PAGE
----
After 27 years in prison Nelson Mandela was inaugurated as the first black South Africa president in 1994. As President, he established the Truth and Reconciliation Commission (TRC) to investigate past human rights abuses by the oppressive, racist former white controlled government. The TRC was a court based of restorative justice ( (a method of dealing with convicted criminals in which they are urged to accept responsibility for their offenses through meeting victims, making amends to victims or the community, etc). The TRC had 19 public hearings each having many victims of gross human rights testify about their experiences. Perpetrators of the violence could also give testimony and request amnesty. Former white president F.W. de Klerk appeared before the TRC and apologized for the suffering to blacks caused by apartheid. Mandela felt these hearing of grievances and facing the accusers would be a healing. Most people in South Africa considered this a good way to start a new government. Of course such an unusual course for a peaceful solution is a bitter pill to swallow for mankind that is vengeful by nature. Many people felt that the TRC favored the perpetrators of abuse because justice should have been a prerequisite for reconciliation rather than an alternative to it.
Steps towards reconciliation in Northern Ireland could be a peace model for the rest of the world. When you really take time and look at the horrors of hatred and war your heart and soul can be moved to speak out for not justice but peace. Twenty five years ago two English soldiers were killed in Belfast by Catholic mourners in a funeral procession of a man killed by Protestant paramilitary. The soldiers though armed chose not to fire on the civilian mob and were beaten to death. A Catholic woman who goes by the alias, Nuala Cassidy (whose father was killed in the conflict between Catholics and Protestants) was told about the soldiers being killed by her mother who was there. The woman horrified-and moved by her mother’s account named her first child after the two slaughtered soldiers. She told writer Richard Pendlebury this about the two soldiers “As an Irish Catholic, I am so very proud of them. They taught me the meaning of true Englishmen. They were strong, brave, honorable men who gave their lives for those who killed them.” She has since written to the parents of the soldiers to praise them and say “A Catholic boy from Belfast is named after your son.” Nuala shares with the parents of the slain soldiers the loss of a son. She conveyed that to the soldier’s parents “When he was still small I gave my son up for adoption. Our life in Belfast had become too much. I felt I had no way out. I wanted more for him, which I could not give. The past cannot be altered. We all bear the scars. Our sons, who have the same names, bear them too.”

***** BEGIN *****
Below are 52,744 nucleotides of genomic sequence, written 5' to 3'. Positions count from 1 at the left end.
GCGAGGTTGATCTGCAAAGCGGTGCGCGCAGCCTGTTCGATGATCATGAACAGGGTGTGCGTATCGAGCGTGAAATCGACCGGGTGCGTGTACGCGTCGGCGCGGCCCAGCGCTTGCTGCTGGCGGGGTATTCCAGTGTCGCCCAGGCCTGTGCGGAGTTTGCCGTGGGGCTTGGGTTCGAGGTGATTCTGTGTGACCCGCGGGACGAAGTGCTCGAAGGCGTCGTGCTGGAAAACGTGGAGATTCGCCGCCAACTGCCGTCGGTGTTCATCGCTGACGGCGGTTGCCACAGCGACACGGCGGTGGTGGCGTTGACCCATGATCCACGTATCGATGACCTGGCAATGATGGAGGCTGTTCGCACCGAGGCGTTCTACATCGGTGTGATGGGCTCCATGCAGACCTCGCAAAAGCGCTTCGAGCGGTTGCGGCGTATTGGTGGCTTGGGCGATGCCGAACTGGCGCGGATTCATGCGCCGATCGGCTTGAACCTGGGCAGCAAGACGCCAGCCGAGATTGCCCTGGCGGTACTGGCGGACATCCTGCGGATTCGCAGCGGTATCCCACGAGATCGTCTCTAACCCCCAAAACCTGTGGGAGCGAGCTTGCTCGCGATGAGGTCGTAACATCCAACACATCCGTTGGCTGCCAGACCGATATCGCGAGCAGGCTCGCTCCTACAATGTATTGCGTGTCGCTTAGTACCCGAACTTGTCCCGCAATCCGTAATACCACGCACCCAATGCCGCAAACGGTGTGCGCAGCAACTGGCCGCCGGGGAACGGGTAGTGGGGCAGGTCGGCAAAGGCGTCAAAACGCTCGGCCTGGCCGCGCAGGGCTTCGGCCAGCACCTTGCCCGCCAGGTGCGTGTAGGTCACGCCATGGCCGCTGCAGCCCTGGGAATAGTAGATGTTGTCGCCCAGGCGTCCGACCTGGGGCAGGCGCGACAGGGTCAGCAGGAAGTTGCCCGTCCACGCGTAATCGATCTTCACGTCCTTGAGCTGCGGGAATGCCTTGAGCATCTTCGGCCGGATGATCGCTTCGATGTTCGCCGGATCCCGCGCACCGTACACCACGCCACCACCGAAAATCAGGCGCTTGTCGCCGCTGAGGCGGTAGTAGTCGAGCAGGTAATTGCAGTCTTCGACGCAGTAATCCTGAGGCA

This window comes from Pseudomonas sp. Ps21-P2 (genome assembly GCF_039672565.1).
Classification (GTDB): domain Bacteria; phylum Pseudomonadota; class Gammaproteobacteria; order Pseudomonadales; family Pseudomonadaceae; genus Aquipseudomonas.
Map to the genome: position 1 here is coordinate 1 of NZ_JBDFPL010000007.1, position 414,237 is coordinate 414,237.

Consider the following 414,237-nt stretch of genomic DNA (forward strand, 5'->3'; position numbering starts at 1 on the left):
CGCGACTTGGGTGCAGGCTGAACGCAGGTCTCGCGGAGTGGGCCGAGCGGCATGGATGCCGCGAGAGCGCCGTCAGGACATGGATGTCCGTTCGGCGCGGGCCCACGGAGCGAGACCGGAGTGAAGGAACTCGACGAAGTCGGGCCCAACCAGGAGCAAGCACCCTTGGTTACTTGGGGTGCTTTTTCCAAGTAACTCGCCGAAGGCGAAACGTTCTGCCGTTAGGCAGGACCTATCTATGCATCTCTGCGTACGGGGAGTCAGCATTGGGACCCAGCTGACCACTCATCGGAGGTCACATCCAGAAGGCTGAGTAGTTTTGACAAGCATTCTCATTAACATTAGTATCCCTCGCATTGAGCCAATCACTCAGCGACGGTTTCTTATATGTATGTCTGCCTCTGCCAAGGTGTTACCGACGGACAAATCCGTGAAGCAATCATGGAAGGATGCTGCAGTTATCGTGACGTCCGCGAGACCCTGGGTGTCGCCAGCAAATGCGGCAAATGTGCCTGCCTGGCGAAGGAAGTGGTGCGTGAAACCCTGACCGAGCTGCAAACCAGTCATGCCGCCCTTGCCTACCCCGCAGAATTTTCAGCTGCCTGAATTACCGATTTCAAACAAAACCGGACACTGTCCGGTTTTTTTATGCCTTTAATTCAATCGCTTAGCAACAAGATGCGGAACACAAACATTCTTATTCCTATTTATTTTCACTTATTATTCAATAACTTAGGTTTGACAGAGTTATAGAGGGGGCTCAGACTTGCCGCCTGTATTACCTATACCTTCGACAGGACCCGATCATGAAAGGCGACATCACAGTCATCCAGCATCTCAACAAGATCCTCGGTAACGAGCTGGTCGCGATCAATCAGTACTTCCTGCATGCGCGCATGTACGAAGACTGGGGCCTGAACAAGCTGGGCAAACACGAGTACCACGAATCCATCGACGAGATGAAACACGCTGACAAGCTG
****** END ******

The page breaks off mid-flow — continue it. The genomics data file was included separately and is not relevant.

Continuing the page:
Organizations of Catholic and Protestants who’ve lost family members have been getting together for a number of years and sharing their grief. The same thing is happening with families of Israelis and Palestinians. The growing number of Israeli refuseniks is also a good sign towards a peaceful solution in Gaza and the West Bank. An example of a refusenik is 18-year-old Israeli Noam Gur who last year publicly announced her intention to refuse mandatory service in the Israeli army. Set to be drafted Gur stated in an open letter: “I refuse to take part in the Israeli army because I refuse to join an army that has, since it was established, been engaged in dominating another nation, in plundering and terrorizing a civilian population that is under its control” Jewish Voices for Peace (JVP) is a U.S. organization seeking “an end to the Israeli occupation of the West Bank, the Gaza Strip, and East Jerusalem” and opposes Israel Defense Forces operations in the Gaza Strip and the West Bank, and supports the refuseniks. Here is a list of organizations and projects to promote peace and understanding among Arabs and Israelis. With so many groups trying for peace in that part of the world maybe we will get there in my lifetime.